Feed consumption was noted daily and fecal matter and urine were collected for assessment on days eight to 13, they said. Samples were checked for GE, AEE, dry matter (DM), NDF, crude protein (CP), ash, acid detergent fiber (ADF), insoluble dietary fiber and soluble dietary fiber.
“The ATTD of DM, GE, AEE, and NDF, and the DE and ME were calculated for each diet,” the team wrote.
In a second experiment, the researchers assessed the ileal digestibility of crude protein and amino acids for seven sources of low-oil DDGS, they said.
In that feeding study, 24 pigs received one of eight diets for a seven-day period before being rotated to another trial diet, they said. The diets included one of the seven sources of low-oil DDGS and a nitrogen-feed basal diet.
Ileal digesta samples were collected for analysis on days six and seven of each feeding period, they said.
Results and next steps
In the first feeding trial, swine remained healthy through the study and had similar feed intake across all experimental diets, the researchers
The ATTD of DM and GE were higher in the basal diet than all the trial diets and the ATTD of AEE in the source E diet was higher than that in the source A diet, they said. ATTD of NDF altered across test diets and the basal diet was higher in DE than the source E diet and higher in ME for all diets except the source D feed.
ATTD of FE, DE and ME values were similar for all DDGS, except source E, which was lower in ME, they said. The ATTD of AEE and NDF were similar with the sources of DDGS – but, the ATTD of AEE in the source E feed was higher than for the source A and the ATTD of NDF in the source D diet was greater than sources E, G and H.
In the second study, the diets with DDGS A and B were the same in apparent ileal digestibility (AID) and SID for AA, the researchers said. The AID and SID of lysine, methionine and tryptophan were similar for DDGS sources A, B and E, however, the AID and SID of many indispensable and dispensable AA – except glycine – were higher for DDGS source B compared to sources C, D, E, G and H.
It was not a surprise that the energy value or metabolizable energy of the low-oil DDGS was lower compared to conventional DDGS, said Stein.
“Fat contains more energy than protein and carbohydrates and so when fat is removed, we expect less energy in the remaining part,” he said. “Results showed pretty much what we had expected.”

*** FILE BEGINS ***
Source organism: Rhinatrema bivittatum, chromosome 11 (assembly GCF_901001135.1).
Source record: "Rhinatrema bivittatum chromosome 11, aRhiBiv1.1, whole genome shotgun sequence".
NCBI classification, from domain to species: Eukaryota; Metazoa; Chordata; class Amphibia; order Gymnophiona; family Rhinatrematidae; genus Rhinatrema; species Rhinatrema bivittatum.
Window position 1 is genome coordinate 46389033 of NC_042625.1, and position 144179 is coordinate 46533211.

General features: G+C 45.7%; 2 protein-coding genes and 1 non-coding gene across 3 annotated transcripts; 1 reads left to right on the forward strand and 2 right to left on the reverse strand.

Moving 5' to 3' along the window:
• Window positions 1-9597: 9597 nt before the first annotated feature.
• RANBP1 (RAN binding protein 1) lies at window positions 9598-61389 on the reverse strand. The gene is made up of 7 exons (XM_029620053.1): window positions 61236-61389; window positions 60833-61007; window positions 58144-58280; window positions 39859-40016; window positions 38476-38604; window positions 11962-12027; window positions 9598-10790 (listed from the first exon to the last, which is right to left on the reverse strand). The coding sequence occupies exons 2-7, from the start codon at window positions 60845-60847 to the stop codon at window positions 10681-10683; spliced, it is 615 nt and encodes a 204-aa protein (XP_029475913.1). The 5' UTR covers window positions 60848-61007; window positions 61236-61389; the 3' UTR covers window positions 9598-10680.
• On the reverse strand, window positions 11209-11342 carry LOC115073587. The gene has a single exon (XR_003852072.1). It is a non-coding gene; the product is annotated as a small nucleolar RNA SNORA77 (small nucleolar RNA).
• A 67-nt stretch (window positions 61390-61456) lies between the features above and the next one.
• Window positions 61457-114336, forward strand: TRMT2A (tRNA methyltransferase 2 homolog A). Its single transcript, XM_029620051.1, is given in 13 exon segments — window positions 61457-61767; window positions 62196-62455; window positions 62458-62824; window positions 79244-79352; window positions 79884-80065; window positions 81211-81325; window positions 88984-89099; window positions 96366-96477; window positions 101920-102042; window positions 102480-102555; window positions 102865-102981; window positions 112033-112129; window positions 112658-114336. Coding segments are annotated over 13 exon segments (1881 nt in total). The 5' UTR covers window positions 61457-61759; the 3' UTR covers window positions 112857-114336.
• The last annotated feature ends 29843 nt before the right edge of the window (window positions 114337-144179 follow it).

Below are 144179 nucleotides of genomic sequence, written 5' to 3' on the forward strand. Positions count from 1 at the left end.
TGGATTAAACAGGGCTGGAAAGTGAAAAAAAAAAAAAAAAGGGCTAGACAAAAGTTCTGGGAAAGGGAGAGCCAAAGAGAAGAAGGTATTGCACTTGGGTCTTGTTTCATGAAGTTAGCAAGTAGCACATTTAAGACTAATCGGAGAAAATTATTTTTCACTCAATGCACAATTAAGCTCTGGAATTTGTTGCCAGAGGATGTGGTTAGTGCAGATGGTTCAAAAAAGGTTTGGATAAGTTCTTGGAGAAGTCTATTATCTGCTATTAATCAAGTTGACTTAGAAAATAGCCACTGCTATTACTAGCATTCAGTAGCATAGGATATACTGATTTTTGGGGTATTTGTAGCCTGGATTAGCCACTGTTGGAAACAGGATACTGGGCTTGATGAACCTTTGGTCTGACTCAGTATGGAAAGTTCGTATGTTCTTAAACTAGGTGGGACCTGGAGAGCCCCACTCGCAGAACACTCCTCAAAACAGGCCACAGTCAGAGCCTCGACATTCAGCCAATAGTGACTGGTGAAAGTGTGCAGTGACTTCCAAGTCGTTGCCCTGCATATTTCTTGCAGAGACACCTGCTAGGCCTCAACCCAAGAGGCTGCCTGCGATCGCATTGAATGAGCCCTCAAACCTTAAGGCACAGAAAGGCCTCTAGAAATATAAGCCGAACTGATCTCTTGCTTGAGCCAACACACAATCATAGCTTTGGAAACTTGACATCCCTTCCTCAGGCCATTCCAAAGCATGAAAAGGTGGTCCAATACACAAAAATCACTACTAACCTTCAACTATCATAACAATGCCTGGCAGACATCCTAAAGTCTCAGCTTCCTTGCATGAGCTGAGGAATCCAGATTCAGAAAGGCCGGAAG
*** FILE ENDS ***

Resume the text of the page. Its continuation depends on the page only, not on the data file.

However, there were some surprises in the results generated through the second experiment, around the digestibility of amino acids in the low-oil DDGS samples evaluated, he said. “The low-oil DDGS contains more digestible amino acids than conventional DDGS,” he added.
The greater AID and SID of Lys in the DDGS sources used in the study compared with previous data are most likely a result of less heat damage in the current samples because Lys is usually the first AA to have reduced digestibility if samples are heat damaged, noted the paper.
“We believe the reason for this is that ethanol plants now do a better job of drying the distillers grains without over-heating – because over-heating results in reduced digestibility of amino acids and a lower concentration of some amino acids,” Stein said. “This is a positive for low-oil DDGS and this was not something we necessarily had expected to see.”
The fuel ethanol industry, reported the paper, continues to improve the nutritional value of DDGS by implementing improved technologies such as the use of more effective enzymes, better fractionation, and improved drying systems that assist in reducing heat damage in the DDGS.
The improved understanding of nutritional factors in low-oil DDGS could herald adjustments in feed formulation approaches, said Stein.
“They will either need to accept a lower energy value in the diets – or they need to add another source of high-energy ingredient (maybe fat) to maintain the same energy in the diet,” he said. “However, they can also reduce the inclusion rate of soybean meal because the low-oil DDGS contains more digestible amino acids than conventional DDGS.”
Source: Translational Animal Science
Title: Digestibility of amino acids, energy, acid hydrolyzed ether extract, and neutral detergent fiber, and concentration of digestible and metabolizable energy in low-oil distillers dried grains with solubles fed to growing pigs
Authors: C.D. Espinosa, S.A. Lee, H.H. Stein